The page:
Tax breaks on Second Homes


Second homes or Pied-a-Terre’s often offer owners tax breaks that are similar, but not identical to, those for primary residences.  You may also be able to earn additional income that could help the bottom line tax.  The second home could be an attractive investment when you consider the potential for long-term appreciation along with the potential income and tax breaks.

You should consult with a qualified tax attorney or CPA when trying to figure out tax implications on transactions involving real estate.  The laws change frequently, and they can keep you apprised of the latest information and help you maximize your tax advantages.

In general, how it works:

  • Mortgage interest up to $1 million of “acquisition indebtedness” incurred when buying the primary and on additional interest can be deductible.  If your combined mortgages exceed $1 million, the interest paid on the first $1M could be deductible.
  • Second homes can be timeshares, yachts, motor homes, as long as it includes sleeping, cooking and bathroom facilities.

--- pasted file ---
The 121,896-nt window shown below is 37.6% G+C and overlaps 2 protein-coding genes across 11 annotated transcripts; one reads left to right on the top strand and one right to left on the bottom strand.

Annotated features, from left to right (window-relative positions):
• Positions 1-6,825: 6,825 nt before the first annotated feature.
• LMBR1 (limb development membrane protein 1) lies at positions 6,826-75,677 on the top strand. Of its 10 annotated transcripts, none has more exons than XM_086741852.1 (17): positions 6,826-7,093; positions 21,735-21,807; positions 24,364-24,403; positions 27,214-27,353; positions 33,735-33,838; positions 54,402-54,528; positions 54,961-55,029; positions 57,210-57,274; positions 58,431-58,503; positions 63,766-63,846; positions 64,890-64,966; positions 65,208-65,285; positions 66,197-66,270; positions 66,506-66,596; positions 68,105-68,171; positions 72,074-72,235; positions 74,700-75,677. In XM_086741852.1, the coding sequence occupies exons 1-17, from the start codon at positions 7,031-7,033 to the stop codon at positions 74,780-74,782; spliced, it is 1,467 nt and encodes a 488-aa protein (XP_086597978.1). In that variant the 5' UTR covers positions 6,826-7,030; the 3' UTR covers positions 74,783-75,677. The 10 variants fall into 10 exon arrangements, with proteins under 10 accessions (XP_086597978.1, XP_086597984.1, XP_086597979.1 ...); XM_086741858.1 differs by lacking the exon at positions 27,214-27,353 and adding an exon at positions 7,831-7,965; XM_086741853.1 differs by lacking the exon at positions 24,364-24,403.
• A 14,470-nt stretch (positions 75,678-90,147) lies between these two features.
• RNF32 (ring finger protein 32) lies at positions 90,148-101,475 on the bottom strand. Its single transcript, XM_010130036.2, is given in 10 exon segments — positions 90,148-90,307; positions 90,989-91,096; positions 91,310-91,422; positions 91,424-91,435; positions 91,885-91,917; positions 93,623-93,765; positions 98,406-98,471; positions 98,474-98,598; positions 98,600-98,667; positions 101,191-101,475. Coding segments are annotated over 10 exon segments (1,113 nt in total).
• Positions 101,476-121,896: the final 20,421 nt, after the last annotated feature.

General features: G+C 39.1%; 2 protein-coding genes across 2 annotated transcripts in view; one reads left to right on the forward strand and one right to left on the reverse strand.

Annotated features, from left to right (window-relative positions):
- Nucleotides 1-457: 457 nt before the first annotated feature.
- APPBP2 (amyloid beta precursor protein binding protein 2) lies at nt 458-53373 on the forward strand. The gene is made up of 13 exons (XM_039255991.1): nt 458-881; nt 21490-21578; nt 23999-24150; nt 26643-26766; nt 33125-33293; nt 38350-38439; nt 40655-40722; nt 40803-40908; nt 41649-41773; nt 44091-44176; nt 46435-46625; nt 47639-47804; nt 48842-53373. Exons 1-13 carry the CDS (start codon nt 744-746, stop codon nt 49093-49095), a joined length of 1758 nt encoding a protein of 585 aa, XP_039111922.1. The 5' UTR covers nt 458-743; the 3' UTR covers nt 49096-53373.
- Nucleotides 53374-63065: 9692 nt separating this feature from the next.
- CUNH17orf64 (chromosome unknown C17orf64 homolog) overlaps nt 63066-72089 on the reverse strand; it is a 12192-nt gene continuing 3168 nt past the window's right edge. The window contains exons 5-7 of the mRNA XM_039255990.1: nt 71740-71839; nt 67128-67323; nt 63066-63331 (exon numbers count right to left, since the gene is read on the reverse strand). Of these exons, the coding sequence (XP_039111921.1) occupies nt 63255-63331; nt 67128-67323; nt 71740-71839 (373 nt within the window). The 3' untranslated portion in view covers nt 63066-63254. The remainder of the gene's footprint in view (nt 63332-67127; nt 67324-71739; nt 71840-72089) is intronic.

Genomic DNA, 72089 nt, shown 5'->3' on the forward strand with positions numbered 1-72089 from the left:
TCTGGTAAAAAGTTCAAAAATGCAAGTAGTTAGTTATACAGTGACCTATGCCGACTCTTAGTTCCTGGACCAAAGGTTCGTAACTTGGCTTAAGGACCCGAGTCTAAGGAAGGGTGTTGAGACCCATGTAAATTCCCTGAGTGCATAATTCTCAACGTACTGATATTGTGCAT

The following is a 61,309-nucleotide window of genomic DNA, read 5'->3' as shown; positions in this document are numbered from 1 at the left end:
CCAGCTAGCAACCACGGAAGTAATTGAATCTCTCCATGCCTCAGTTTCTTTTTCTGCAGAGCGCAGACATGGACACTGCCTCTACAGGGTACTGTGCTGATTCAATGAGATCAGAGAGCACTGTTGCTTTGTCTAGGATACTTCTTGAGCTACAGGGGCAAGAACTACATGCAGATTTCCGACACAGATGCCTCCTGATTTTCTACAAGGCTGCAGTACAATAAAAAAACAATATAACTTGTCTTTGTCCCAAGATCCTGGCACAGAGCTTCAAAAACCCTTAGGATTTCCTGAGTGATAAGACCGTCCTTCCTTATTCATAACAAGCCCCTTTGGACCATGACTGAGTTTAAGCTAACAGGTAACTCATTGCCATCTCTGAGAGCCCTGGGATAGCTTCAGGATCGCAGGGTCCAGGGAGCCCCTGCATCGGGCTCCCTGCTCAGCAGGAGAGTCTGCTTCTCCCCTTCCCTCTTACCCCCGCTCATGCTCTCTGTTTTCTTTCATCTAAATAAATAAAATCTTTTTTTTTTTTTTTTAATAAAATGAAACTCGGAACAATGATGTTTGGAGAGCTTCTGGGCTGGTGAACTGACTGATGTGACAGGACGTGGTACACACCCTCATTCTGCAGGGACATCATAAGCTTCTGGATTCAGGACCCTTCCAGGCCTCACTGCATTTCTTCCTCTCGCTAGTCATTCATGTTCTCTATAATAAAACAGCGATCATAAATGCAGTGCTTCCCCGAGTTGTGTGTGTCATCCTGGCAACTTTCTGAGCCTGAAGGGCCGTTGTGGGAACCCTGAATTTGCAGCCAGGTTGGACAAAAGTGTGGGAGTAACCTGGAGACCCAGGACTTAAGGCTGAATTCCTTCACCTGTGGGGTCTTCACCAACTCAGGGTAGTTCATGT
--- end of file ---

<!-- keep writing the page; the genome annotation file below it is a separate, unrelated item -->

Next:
• Gains from selling a second home are generally taxed as a short-term or long-term capital gain.  While the sale of a principal residence can be excludable, gain on the sale of a vacation/second home is not.  Recent rule changes limit the amount of prior gain on a vacation/second residence that can be sheltered if that home is converted to a primary residence.
  • Vacation Home Rentals – many owners rent vacation homes to earn income and help pay for the cost of owning the home.  These rentals are taxed under one of three sets of rules depending on how long the homeowner rents the property.
    • Income from rentals totaling not more than 14 days per year is nontaxable under current guidelines.
    • Income from rentals totaling more than 14 days per year is taxable and is generally reported on Schedule E Supplemental Income and Loss on your 1040.  Homeowners who rent their properties for more than 14 days can deduct a portion of their mortgage interest, property taxes, maintenance, utilities and other expenses to offset that income.  That deduction depends on how many days they use the residence personally versus how many days they rent it.
    • Owners who use their home personally for less than 14 days and less than 10% of the total rental days can treat the property as true rental property if certain rules are followed.


This post is provided as informational purposes only and should not be construed as legal, accounting or tax advice by the RealEstateGeezer. You should seek advice from a qualified professional.


Excerpted from Presti & Naegele Accounting Offices newsletter


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